# probability contained in a differential area must be invariant under change of variables

The Wiki article on PDFs describes the transformations of random variables.

In deriving the formula (one-dimensional), the article states "This follows from the fact that the probability contained in a differential area must be invariant under change of variables."

$$|f_Y(y)dy|=|f_X(x)dx|$$

I do not understand what "probability contained in a differential area" means and why it must be invariant under transformation.

Wikipedia: Change of Variable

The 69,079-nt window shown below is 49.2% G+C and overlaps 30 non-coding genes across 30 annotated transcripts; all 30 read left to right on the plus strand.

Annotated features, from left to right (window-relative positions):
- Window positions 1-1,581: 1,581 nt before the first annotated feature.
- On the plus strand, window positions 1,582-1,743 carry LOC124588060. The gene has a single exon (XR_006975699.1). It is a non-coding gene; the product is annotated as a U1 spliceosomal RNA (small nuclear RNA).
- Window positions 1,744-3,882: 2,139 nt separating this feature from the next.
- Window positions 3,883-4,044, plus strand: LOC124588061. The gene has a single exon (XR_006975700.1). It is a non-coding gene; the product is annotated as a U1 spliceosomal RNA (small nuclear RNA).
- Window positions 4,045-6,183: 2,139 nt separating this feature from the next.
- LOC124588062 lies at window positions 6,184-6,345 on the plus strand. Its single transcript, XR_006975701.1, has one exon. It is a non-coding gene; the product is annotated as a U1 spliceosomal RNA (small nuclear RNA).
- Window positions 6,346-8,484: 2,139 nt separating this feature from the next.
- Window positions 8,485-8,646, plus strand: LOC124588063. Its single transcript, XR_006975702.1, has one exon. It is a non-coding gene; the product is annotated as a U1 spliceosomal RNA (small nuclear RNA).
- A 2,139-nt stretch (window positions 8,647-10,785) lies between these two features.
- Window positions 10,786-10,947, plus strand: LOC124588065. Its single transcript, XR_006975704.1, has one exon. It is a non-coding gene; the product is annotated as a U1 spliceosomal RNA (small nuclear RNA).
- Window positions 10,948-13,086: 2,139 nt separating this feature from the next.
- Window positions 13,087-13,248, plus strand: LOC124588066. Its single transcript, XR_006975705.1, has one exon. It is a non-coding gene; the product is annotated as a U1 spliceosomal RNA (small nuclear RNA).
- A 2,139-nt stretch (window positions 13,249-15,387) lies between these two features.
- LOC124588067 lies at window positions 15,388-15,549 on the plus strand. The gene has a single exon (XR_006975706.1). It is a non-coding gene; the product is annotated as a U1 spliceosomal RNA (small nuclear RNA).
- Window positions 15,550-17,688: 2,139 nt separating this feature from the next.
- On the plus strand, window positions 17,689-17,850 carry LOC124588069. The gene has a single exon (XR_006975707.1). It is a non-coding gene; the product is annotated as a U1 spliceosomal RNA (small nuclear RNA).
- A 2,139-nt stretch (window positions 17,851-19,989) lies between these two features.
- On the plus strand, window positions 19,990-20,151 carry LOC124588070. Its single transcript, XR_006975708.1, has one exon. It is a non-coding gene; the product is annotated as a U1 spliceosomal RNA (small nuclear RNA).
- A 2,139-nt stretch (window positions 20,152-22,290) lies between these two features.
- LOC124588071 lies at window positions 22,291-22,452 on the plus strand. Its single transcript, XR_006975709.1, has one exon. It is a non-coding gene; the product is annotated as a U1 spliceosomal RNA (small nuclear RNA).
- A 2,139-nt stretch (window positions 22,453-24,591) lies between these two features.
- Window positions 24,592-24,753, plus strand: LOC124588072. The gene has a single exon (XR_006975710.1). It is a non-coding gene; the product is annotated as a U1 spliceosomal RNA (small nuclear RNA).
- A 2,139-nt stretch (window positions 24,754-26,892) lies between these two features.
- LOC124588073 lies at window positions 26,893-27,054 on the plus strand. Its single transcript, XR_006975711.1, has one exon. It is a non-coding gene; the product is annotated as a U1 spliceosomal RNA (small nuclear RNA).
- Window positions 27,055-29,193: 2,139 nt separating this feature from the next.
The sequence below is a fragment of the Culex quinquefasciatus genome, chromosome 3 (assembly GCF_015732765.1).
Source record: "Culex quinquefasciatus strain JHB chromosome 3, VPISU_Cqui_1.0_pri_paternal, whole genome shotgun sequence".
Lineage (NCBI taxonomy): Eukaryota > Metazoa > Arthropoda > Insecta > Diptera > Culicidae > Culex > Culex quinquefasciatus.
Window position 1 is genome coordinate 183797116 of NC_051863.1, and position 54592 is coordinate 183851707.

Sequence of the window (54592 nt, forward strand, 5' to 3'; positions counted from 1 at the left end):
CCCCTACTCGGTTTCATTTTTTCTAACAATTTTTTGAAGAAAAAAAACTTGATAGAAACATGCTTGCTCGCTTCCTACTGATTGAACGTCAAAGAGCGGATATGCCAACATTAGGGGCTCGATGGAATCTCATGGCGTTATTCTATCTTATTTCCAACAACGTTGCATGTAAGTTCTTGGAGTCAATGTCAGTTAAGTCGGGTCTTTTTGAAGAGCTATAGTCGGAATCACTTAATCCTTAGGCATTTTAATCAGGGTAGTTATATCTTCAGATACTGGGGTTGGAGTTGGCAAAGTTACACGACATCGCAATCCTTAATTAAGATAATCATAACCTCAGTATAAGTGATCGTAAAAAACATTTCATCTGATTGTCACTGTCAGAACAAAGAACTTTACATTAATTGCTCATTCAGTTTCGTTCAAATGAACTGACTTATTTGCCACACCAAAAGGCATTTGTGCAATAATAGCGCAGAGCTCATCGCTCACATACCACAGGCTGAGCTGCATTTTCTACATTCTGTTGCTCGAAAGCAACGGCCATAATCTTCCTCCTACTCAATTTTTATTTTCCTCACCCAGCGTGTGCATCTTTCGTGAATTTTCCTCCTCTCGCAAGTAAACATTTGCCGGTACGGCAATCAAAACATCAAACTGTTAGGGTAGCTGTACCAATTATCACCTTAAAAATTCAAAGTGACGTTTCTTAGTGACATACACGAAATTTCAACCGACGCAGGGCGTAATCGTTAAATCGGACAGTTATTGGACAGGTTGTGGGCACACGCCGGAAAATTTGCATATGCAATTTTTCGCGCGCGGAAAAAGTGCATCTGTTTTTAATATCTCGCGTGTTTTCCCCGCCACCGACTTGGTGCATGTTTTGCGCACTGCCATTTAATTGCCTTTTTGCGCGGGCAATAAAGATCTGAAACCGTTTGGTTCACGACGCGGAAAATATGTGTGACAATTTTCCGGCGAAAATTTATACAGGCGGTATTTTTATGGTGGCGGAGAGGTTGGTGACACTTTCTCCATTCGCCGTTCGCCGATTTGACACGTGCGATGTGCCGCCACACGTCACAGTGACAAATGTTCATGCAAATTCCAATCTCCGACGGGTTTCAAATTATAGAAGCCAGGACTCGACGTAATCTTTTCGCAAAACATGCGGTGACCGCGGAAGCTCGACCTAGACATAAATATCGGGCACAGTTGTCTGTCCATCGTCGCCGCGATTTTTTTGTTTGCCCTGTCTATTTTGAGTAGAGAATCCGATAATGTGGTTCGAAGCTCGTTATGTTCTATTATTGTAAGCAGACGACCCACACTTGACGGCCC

It means that if transformation is $$Y=g(X)$$, we should have $$P(X=x)=P(g(X)=g(x))=P(Y=g(x))=P(Y=y)$$ where, $$g(x)=y$$, where $$g$$ is monotonic.
Since these are continuous random variables, $$P(X=x)$$ is normally $$0$$, because it's the limit $$P(X=x) = \lim_{dx\rightarrow 0} f_X(x)|dx|$$
i.e. the integral under the curve while the limit goes to $$0$$. However, at infinitesimal scale, the probabilities, i.e. $$P(x and $$P(y must be equal. These are $$f_X(x)|dx|$$ and $$f_Y(y)|dy|$$ respectively.
A better way to think in this scale is to have the approximation $$P(X=x)\approx f_X(x)|dx|$$.
• Because we're interested in the area/length of the infinitesimal region. For example, if $Y=-X$, then $dy=-dx$. Probabilities can't be negative, we need to remove the sign. Dec 16, 2020 at 5:21